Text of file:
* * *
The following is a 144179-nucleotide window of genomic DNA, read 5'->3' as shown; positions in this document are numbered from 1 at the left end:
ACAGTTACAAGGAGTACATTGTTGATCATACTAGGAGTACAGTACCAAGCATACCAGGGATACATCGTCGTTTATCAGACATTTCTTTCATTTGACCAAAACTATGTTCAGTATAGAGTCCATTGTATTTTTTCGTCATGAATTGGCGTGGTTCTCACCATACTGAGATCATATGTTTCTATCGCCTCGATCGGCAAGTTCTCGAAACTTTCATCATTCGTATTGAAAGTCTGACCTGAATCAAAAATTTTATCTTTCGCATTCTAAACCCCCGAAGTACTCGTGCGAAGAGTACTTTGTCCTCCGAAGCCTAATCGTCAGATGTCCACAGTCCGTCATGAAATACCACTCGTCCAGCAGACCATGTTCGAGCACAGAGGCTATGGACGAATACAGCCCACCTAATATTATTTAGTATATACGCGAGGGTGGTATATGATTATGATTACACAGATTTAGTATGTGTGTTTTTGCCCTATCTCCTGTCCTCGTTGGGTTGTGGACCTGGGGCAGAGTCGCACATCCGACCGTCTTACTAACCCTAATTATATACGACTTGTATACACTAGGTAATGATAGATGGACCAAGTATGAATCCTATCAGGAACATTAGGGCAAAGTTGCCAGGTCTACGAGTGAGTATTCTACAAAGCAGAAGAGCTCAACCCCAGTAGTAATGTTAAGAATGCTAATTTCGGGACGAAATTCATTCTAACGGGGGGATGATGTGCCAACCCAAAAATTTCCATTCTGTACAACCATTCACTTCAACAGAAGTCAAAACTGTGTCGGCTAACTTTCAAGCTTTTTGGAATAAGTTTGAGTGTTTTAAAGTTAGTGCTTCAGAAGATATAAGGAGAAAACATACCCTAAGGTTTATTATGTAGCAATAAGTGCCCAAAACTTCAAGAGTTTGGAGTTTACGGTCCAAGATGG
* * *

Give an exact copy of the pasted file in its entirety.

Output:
The following is a 144179-nucleotide window of genomic DNA, read 5'->3' as shown; positions in this document are numbered from 1 at the left end:
ACAGTTACAAGGAGTACATTGTTGATCATACTAGGAGTACAGTACCAAGCATACCAGGGATACATCGTCGTTTATCAGACATTTCTTTCATTTGACCAAAACTATGTTCAGTATAGAGTCCATTGTATTTTTTCGTCATGAATTGGCGTGGTTCTCACCATACTGAGATCATATGTTTCTATCGCCTCGATCGGCAAGTTCTCGAAACTTTCATCATTCGTATTGAAAGTCTGACCTGAATCAAAAATTTTATCTTTCGCATTCTAAACCCCCGAAGTACTCGTGCGAAGAGTACTTTGTCCTCCGAAGCCTAATCGTCAGATGTCCACAGTCCGTCATGAAATACCACTCGTCCAGCAGACCATGTTCGAGCACAGAGGCTATGGACGAATACAGCCCACCTAATATTATTTAGTATATACGCGAGGGTGGTATATGATTATGATTACACAGATTTAGTATGTGTGTTTTTGCCCTATCTCCTGTCCTCGTTGGGTTGTGGACCTGGGGCAGAGTCGCACATCCGACCGTCTTACTAACCCTAATTATATACGACTTGTATACACTAGGTAATGATAGATGGACCAAGTATGAATCCTATCAGGAACATTAGGGCAAAGTTGCCAGGTCTACGAGTGAGTATTCTACAAAGCAGAAGAGCTCAACCCCAGTAGTAATGTTAAGAATGCTAATTTCGGGACGAAATTCATTCTAACGGGGGGATGATGTGCCAACCCAAAAATTTCCATTCTGTACAACCATTCACTTCAACAGAAGTCAAAACTGTGTCGGCTAACTTTCAAGCTTTTTGGAATAAGTTTGAGTGTTTTAAAGTTAGTGCTTCAGAAGATATAAGGAGAAAACATACCCTAAGGTTTATTATGTAGCAATAAGTGCCCAAAACTTCAAGAGTTTGGAGTTTACGGTCCAAGATGG